Award-winning jazz vocalist, lyricist and producer Georgia Mancio is one of Europe’s most active performers with an impressive roster of collaborations and output of varied, multi-faceted work. We catch up with her during lockdown to find out how she’s finding life away from the stage and what she’s been working on:
First album you purchased as a “jazz musician”?
I can’t honestly remember so I’ll go back a little further to just before I made the leap. I was still waitressing at Ronnie Scott’s and bassist Simon Woolf recommended the Irene Kral/Alan Broadbent duo albums Where is Love and Gentle Rain. The intimacy of the recordings, the stunning simplicity of Irene’s delivery, the choice of repertoire, the subtle yet deep emotion, the warmth of her timbre, the delicacy and detail of Alan’s playing, the conversation first between them then with us listeners; this all shot an arrow straight to my heart and remained indelibly lodged. I think I’ve been searching for that honesty and integrity in my own work ever since and just trying to get better at expressing it.
What are you listening to right now?
I’ve actually found it hard to listen to too much jazz as it triggers the loss of playing live and I’m trying to keep this period of enforced change as positive as possible. But I’ve loved revisiting the Betty Carter/Carmen McRae Duets – such joy, easy virtuosity and total connection between them. Also an extraordinary, rich, unique double album Follow The Songlines by vocalists David Linx and Maria Joāo, pianists Diederik Wissels and Mário Laginha plus the Porto National Orchestra.
Otherwise I’ve been getting a lot of strength from Stevie Wonder’s Songs in the Key of Life: the flow, the breadth, the musicianship and the soulfulness are still staggering with every repeated listen. Also the clarity and simplicity of Mercedes Sosa, particularly “Todo Cambia” (which means ‘everything changes’), a song I’ve always connected to and which is more than apt for these days.
Have you done or watched any livestream gigs or events since lockdown?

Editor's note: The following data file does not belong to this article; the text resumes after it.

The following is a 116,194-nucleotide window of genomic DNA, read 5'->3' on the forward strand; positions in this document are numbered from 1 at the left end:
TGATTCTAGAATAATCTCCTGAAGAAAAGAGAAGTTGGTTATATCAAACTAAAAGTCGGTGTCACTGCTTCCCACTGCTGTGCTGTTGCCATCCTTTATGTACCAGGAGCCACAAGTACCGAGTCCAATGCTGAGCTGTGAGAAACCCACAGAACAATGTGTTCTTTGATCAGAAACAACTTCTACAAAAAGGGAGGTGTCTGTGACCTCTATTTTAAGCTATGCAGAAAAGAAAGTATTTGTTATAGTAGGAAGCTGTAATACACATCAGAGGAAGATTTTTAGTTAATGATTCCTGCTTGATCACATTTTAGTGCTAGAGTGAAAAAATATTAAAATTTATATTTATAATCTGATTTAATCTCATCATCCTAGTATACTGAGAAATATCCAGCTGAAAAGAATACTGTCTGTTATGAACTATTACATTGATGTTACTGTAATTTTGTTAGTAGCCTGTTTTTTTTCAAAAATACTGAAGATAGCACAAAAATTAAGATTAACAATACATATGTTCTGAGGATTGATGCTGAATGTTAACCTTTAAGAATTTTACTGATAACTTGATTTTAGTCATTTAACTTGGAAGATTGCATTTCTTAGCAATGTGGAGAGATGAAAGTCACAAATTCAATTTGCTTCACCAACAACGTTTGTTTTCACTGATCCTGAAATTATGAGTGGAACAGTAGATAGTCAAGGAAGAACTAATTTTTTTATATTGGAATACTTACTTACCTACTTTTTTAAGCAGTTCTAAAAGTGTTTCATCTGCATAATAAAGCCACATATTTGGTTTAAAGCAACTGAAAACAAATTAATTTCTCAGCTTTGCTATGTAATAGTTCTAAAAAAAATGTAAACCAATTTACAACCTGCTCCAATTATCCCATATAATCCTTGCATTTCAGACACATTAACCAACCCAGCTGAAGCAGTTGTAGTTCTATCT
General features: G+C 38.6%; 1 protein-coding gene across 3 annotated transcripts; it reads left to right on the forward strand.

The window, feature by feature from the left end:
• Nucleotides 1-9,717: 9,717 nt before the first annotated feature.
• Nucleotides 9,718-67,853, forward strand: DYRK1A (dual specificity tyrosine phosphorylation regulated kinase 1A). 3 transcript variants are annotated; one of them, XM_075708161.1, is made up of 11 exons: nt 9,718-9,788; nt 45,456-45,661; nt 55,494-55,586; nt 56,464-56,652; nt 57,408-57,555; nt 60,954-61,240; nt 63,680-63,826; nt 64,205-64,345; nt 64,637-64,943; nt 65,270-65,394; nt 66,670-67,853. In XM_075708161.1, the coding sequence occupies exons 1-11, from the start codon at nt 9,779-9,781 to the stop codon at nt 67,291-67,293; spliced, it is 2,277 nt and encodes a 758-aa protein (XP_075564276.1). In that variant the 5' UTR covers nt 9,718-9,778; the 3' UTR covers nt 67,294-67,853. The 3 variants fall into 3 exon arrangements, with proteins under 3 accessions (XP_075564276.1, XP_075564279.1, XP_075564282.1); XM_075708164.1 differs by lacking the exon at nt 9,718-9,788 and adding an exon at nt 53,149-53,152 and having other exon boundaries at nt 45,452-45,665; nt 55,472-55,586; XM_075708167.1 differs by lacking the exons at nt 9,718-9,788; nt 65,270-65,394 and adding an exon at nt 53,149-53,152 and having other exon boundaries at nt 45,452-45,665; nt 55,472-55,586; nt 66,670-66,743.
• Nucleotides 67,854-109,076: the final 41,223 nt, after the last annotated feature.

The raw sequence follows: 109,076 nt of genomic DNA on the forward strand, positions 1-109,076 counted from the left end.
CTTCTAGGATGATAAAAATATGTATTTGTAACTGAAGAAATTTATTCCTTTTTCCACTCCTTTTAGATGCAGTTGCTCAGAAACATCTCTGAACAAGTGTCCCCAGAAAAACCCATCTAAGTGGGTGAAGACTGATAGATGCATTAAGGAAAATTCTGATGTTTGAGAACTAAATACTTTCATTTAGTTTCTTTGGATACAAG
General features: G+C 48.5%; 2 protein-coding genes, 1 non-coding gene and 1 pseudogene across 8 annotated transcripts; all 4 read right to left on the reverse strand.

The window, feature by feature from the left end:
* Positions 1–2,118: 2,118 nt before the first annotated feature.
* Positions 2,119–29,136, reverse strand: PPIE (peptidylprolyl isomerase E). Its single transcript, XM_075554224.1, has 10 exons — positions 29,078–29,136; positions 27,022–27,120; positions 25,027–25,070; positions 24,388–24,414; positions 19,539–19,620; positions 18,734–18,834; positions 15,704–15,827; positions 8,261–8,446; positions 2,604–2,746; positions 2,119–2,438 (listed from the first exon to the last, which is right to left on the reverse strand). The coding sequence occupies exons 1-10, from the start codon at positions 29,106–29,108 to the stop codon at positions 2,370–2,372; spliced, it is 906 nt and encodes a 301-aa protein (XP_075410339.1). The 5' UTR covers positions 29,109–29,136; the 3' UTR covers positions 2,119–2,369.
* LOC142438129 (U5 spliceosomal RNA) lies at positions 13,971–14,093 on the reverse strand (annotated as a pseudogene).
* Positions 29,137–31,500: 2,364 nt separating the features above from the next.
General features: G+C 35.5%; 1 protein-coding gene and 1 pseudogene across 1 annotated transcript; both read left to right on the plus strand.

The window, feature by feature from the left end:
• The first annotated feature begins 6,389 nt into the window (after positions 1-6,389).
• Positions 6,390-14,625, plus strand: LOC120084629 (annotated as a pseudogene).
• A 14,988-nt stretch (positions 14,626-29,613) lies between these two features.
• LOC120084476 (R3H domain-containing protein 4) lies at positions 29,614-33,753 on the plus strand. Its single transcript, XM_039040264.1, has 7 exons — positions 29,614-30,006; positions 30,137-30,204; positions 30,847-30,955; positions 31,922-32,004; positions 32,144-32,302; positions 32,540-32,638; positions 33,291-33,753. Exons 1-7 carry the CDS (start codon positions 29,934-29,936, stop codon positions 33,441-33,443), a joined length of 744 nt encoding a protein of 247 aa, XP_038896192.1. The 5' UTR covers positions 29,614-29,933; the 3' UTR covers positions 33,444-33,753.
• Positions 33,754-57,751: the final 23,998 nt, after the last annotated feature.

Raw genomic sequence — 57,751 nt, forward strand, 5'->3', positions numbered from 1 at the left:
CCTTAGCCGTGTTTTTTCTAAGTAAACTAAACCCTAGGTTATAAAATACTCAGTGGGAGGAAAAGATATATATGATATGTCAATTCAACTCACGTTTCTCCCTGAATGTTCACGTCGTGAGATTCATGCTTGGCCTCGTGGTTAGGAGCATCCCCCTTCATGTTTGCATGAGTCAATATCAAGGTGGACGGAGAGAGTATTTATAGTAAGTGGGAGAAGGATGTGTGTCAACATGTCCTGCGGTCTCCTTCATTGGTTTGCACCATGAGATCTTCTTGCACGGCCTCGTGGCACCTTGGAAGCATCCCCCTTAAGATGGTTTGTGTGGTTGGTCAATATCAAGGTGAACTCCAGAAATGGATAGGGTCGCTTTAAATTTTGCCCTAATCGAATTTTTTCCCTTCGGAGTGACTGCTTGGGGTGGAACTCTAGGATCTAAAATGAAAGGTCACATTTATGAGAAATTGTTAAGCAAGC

I’m loving Liane Carroll’s livestreams because she can only ever bring joy, even in times of hardship and sorrow. Cécile McLorin Salvant and Sullivan Fortner’s livestream a few weeks ago was totally engaging: her spontaneous burst into an opera melody was jaw-droppingly good! I’m so impressed with the way the scene has responded and adapted so quickly to livestreaming etc. but I’m also a little overwhelmed by it. I’m still figuring out a way to make it work for me because I know my strengths are in playing live: co-creating with other musicians and sharing that directly with an audience. We have time now so I’m trying my best to really use it to create work that can remain authentic and sustainable.
Most memorable event in your career or education?
Undoubtedly this would be headlining at Ronnie Scott’s in April 2017 with Alan Broadbent, playing our own original songs and launching our Songbook album. To close that circle (in so many ways) and feel the energy in the room that night was profound. I remember telling myself never to forget that atmosphere along with the achievement itself; never to be blasé about it in the future and (perhaps crucially right now) that if it never got better than that night, it would still have been a pretty good career to be proud of.
Instrument you wish you played?
The piano – which I’m trying to rectify these days, although never expect to reach the level of my amazing colleagues! It’s not just the beauty and totality of the instrument, there’s a romantic connection for me that goes back to my musical lineage. Both my paternal grandparents and my great-great-grandmother were serious pianists. I sit at mine to practise right by a photo of my grandfather’s hands, my grandmother’s business card (she was also a Bel Canto singer and teacher) and a pen and ink drawing my dad made of one of his parents’ students.
Has this time in isolation inspired any new creative ideas?
I’m currently in post-production with the follow-up to Songbook, which Alan and I recorded last autumn in duo. I’m very fortunate that my good friend, Andrew Cleyndert (who co-produced my last 3 albums), engineered the session and can mix it remotely.
I really miss talking to, as well as obviously performing to, live audiences so I’m working on ways to keep that connection: re-presenting my back catalogue, sharing the stories behind the songs as I would on gigs, writing, making lyric videos etc. like this one in memory of my dad. I realised I needed a period of introspection after a really intense few years. There was never enough time to tie up all those loose ends so doing that now is a kind of a summation of my work so far and frees me to move forwards.
What are you most looking forward to once this is over?
A huge hug and a gelato with my sister in Italy.
A chance to plug a friend’s music right now…
I met singer, arranger and multi-instrumentalist Louise Balkwill in 2013 when she was my intern during ReVoice! Festival. She started a Patreon page on the third day of self-isolation and has posted a new video every day since – currently at 75 and counting! I absolutely love her arrangement of “I Want You Back” for her organically created Virtual Big Band.
LINK: Georgia’s website
Listen to Georgia on YouTube
Louise Balkwill’s Patreon
Georgia Mancio. Photo credit Peter Fairman